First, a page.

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November 11, 2002

A deeper representation

By Eric Rangus

When William Branch joined the University Senate, he did so because he thought it might be an interesting way to learn about Emory.

“It sounded like it might be fun,” said Branch, Carter Smith Senior Professor of Medicine and current Senate president. “It was an opportunity to work with people in the broad University as opposed the more narrow medical part.”

Little did Branch know what lay ahead. The 2001–02 academic year, when Branch was president-elect of the Senate, was not always fun, as the Senate found itself in the middle of one of the most contentious debates the Emory campus had seen in years: that over benefits reductions.

“The reaction to that was much stronger than I think one might have anticipated,” said Branch, who by virtue of his Senate presidency also chairs the Faculty Council. He has a slow, almost stately way of speaking. A native of Alabama, Branch’s more than 25 years on the faculty at Harvard did nothing to eliminate his Southern accent.

But, by and large, Branch has been encouraged by the dialogue between the faculty and administration that arose from last year’s benefits issues. Changes in employee benefits were made, but people had their say and influenced what the changes were.

Branch’s goal for this year’s Senate is to amplify the faculty voice in University governance through representation on the Board of Trustees (BOT), a plan to which the board has been very receptive.

Branch said he realizes a case could be made that the BOT should be detached from the University and that, if faculty sat on the board, they could use such a position to push their own agendas. But he rejects this notion.

“A more realistic viewpoint,” Branch said, “is that faculty are not only stakeholders but also have a great deal of inside knowledge of what’s really going on at the University and what really are the most important issues.”

That perspective makes faculty input crucial. Branch, who hopes to design a system in which all of Emory’s schools would have representation, said he doesn’t really have a timetable; if it takes a couple years to develop, he wouldn’t complain.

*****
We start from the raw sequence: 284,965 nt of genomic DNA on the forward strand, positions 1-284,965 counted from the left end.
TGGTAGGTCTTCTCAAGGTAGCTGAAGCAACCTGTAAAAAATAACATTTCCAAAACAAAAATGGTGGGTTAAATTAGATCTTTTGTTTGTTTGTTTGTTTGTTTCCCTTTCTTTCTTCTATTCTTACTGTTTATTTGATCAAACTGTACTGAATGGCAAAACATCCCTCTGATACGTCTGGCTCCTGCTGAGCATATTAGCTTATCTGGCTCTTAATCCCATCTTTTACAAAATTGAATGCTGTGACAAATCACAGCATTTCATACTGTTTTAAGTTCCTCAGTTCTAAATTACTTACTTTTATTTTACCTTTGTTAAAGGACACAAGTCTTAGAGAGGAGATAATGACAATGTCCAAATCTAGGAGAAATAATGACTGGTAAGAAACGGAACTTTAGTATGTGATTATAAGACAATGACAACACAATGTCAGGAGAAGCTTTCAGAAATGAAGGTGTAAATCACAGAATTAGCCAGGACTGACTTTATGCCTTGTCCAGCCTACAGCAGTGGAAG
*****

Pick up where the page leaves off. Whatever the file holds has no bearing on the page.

“It would strengthen the entire governance system,” Branch said. “The people who are elected to [Senate] positions may also be members of trustee committees. They will have a much larger voice in the University, making the whole process more meaningful.

“If there are issues that are going to be critically important, where people have very strong feelings, I think we should face them openly and honestly,” Branch continued. “I think we have to have an effective voice in dealing with them. I don’t foresee such issues at the moment, but I didn’t foresee them last year, either.”

Branch’s original motivation for joining the Senate—as a way to be involved and possibly contribute to the institution’s well being—is not out of character. When he got into academic medicine in the early 1970s, the trend was toward research, but Branch was interested in doing something to benefit patients more directly. The term he uses to describe his attitude is “medical humanist.”

He became a driving force behind one of the country’s first general internal medicine departments. Based at Harvard’s Brigham and Women’s Hospital, it combined teaching, patient care and research under one entity. Branch also served as founding director of Brigham’s residency program.

“One of the things I’ve wanted to do most is to take talented young people and help them develop their potential as leaders,” he said.

Several factors played into Branch’s move to Emory seven years ago. For one, he wanted to move back to the Southeast, closer to family. Also, he felt he had “outgrown” his place at Harvard.

Branch said residents should be receiving training from mentors about 10 years ahead of them. When he came South, Branch was 25 years older than most of the residents he left behind.

At Emory, Branch has turned his attention to mentoring faculty, which has been a prime role of his position. Grady’s involvement in patient care is another factor that drew him.

“There are thousands of very poor people at Grady who need care,” Branch said, and he has worked very hard to improve the quality of that care. Whereas, prior to his arrival, Branch said Emory docs at Grady may have been a bit detached from their patients. That is not the case now; faculty now see each patient every day, he said.

Branch is division chief of general medicine, one notch below chair, and more than 100 faculty in the School of Medicine fall under his guidance. He spends about two-thirds of his time at Grady and the rest on the main campus. Working closely with his division faculty is a high priority. For instance, Branch makes a point to meet with each faculty member twice a year to discuss his or her work, progress and career.

“I would have to say a division chief is the best job—because you can still practice medicine, do research, teach, and be a leader at a level at which things actually happen,” Branch said. “It’s the last place you can do something without being a pure administrator.

“Although some department chairs would argue with that,” he added with a laugh.

Branch’s current research continues along his humanist lines. Not only does he study how faculty develop relationships with patients, but he also works to perceive things from the patient’s perspective. One of his recent projects is talking with patients about end-of-life issues and spirituality—how people approach what might be their last days.

“You get to know people on an entirely different level,” Branch said. “A much deeper level.”